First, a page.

I have a filesystem image that's going to be used for an ARM processor, but I want to install some things on it first, like a Desktop, etc. So I want to mount the filesystem on my Linux machine and chroot to it from there, and install things on it from that system. Is this possible, or will the differences between the i386 and ARM software prevent me?

If it is possible, how do I do it? Just trying chroot [pathtorootfs] gives an error about not being able to find bash.

  • No, that won't work. Jun 27, 2016 at 19:14
  • hmm. So what can I do then? How do I make a filesystem without being able to access it so it can run?
    – Zephyr
    Jun 27, 2016 at 19:33
  • 1
    You can write to the filesystem, and you can also install things that only require copying files and setting permissions. But you can't run programs across architectures. Jun 27, 2016 at 19:35
  • Ok, so if I can find the source for something like xfce, can I build an ARM version of that inside the mounted file system and have it work when i unmount it and put it in the embedded system?(Can you even build something from source for an architecture your computer isn't using?)
    – Zephyr
    Jun 27, 2016 at 19:39
  • 1
    You'd need a cross-compiler, and some kind of tools to create packages. I imagine packages for embedded machines are created somehow, :) but I'm afraid I have no idea how that's done. I'd say you could ask people working on OpenWRT, or those that make Linux distributions for things like tablets. Jun 27, 2016 at 19:43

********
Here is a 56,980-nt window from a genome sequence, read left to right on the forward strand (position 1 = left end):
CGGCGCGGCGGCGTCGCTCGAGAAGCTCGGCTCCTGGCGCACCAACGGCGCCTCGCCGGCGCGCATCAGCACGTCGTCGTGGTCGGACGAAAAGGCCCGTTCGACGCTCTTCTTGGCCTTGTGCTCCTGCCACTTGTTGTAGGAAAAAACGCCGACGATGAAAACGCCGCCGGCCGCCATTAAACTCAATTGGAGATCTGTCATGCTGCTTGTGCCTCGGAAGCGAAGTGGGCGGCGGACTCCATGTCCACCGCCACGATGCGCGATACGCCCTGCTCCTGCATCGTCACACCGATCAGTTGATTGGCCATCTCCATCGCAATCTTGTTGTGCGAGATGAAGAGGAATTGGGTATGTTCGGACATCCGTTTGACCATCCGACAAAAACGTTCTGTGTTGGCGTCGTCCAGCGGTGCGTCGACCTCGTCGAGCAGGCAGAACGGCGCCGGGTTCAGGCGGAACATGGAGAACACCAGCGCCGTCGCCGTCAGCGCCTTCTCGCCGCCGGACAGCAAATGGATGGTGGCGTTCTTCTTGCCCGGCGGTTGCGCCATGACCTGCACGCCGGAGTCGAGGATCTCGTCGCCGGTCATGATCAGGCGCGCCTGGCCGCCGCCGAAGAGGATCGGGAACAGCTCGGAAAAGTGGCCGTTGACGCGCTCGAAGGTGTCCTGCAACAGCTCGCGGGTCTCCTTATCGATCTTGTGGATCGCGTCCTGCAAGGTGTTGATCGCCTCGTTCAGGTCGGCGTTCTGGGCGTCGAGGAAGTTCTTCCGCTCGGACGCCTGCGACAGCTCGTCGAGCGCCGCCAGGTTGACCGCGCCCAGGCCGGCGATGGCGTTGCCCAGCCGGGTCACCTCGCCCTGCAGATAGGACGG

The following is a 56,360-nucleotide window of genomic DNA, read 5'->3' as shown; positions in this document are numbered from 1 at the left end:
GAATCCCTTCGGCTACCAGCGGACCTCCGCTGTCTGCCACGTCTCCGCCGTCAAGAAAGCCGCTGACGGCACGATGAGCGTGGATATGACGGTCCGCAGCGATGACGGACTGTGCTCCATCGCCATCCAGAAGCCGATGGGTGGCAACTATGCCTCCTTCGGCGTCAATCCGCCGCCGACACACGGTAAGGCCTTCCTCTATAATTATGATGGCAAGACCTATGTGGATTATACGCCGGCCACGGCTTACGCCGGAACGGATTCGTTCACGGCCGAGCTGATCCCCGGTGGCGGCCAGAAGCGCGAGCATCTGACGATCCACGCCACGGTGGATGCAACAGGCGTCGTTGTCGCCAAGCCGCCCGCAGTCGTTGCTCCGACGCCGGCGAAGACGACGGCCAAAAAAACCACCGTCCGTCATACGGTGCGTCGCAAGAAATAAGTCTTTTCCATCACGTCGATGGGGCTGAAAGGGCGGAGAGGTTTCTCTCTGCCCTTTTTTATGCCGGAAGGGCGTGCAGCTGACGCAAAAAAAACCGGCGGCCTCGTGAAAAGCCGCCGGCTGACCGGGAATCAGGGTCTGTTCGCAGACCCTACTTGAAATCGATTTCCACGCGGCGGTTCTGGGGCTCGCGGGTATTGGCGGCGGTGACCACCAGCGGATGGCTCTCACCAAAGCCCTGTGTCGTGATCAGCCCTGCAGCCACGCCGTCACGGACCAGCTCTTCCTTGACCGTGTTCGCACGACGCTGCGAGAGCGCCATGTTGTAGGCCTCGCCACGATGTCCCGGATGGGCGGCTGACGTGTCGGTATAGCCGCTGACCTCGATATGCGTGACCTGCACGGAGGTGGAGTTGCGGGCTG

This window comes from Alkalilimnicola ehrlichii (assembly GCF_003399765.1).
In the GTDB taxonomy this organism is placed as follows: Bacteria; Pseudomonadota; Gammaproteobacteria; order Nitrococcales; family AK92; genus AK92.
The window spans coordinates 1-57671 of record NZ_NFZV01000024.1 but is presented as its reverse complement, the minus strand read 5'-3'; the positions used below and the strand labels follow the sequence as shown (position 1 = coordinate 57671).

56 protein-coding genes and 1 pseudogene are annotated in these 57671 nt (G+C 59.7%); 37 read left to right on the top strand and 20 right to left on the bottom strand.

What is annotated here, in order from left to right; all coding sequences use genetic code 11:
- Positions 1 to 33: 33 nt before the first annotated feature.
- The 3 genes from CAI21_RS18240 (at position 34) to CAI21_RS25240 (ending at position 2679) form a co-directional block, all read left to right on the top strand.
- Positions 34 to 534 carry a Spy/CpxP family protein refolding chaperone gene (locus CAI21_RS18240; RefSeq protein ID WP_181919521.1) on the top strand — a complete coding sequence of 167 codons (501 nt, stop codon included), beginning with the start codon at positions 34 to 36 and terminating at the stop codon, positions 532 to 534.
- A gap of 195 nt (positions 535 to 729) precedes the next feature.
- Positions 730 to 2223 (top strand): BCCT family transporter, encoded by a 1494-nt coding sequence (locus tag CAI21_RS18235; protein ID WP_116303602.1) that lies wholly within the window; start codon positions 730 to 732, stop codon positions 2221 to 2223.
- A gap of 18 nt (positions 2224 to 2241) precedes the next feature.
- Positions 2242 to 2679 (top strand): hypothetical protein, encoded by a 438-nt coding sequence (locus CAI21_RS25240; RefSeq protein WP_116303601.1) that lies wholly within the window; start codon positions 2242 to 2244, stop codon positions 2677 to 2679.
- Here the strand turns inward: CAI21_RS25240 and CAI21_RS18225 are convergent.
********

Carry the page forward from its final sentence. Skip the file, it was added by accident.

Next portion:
3 Answers 3


You can run software for a different architecture using QEMU and binfmt_misc. On distributions with transparent support (e.g. Debian derivatives using binfmt-support) it's rather easy:

  1. install binfmt-support on the main system;
  2. install QEMU's static user mode binaries (qemu-user-static on Debian deriviatives) on the main system;
  3. copy the appropriate emulator into your chroot, in .../usr/bin (in your case, probably qemu-arm-static);
  4. chroot into your system.

Whether this is advisable or not is debatable; it's certainly used quite often to set up SD cards for small ARM systems. Whatever you do though, you should make absolutely sure to only copy ARM binaries into your chroot, apart from the QEMU binary above; otherwise your system won't work once you boot your ARM device with it.

This is all supported quite nicely by other build tools such as debootstrap and schroot, as documented e.g. by Ian Campbell.


It is possible, but you need to take a few steps first.

Obviously, your hardware doesn't support the ARM instruction set natively; so that means you need to install some software which allows your system to interpret the ARM instructions, and translated them to their i386 equivalents. qemu-user can do this.

Next, you need to configure your system so that when you start an ARM binary, it starts the correct qemu-user binary. This is possible with the binfmt-misc subsystem.

A more detailed explanation of how to do this on a Debian system can be found at the Debian wiki

Obviously though, due to the emulation, this is going to run rather slowly; it may not be worth it for that reason.


No. It won't work. You have to cross-compile the software you want to use; see Cross Linux From Scratch or install packages inside the system running on your target architecture/computer and use the command-line there.

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